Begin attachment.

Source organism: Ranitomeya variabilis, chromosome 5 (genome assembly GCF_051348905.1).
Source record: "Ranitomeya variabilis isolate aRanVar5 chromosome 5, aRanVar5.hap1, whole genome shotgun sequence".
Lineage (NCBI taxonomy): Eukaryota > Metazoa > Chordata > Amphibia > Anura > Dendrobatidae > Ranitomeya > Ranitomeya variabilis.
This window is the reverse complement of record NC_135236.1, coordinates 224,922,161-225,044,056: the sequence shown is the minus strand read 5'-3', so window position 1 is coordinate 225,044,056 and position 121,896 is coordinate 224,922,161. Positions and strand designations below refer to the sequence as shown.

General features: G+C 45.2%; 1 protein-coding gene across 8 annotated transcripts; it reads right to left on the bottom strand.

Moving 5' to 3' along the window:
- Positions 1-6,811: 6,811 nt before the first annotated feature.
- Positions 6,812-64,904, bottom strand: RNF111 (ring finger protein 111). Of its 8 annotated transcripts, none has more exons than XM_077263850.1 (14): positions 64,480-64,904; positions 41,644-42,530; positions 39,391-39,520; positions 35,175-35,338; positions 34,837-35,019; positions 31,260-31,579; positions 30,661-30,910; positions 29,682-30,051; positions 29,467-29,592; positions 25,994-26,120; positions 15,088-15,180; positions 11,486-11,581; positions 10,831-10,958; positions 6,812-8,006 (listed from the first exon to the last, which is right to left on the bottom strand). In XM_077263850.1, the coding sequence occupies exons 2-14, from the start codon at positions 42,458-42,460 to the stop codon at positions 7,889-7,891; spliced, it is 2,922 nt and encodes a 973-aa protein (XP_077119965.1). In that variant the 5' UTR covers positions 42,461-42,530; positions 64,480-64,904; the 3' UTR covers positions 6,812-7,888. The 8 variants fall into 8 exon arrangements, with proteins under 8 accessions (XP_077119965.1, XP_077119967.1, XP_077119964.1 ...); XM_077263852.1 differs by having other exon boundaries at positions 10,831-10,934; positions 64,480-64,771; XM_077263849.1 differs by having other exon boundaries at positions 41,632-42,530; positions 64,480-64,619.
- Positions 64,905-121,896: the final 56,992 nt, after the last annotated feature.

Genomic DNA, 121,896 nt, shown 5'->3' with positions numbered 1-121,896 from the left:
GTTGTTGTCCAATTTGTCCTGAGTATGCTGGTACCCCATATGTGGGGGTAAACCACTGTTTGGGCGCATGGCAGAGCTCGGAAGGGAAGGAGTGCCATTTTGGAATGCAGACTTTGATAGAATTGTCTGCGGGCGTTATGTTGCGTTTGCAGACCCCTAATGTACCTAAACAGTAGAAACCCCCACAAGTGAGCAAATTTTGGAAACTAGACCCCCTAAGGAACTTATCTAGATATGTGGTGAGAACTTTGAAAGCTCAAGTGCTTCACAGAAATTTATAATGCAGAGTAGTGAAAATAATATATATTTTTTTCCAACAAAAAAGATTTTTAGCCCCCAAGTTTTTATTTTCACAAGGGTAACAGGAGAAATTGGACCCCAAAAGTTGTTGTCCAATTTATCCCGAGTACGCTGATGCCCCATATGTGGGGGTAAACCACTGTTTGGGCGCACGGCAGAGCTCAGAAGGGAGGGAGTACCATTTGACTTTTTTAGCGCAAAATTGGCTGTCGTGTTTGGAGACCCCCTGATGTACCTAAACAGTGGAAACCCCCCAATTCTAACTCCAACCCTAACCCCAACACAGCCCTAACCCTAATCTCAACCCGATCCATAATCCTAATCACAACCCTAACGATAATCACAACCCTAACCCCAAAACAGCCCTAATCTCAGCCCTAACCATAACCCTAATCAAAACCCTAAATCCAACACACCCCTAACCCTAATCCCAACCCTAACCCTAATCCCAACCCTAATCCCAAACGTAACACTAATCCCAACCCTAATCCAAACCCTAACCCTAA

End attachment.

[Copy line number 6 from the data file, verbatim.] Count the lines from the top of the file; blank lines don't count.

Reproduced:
Moving 5' to 3' along the window: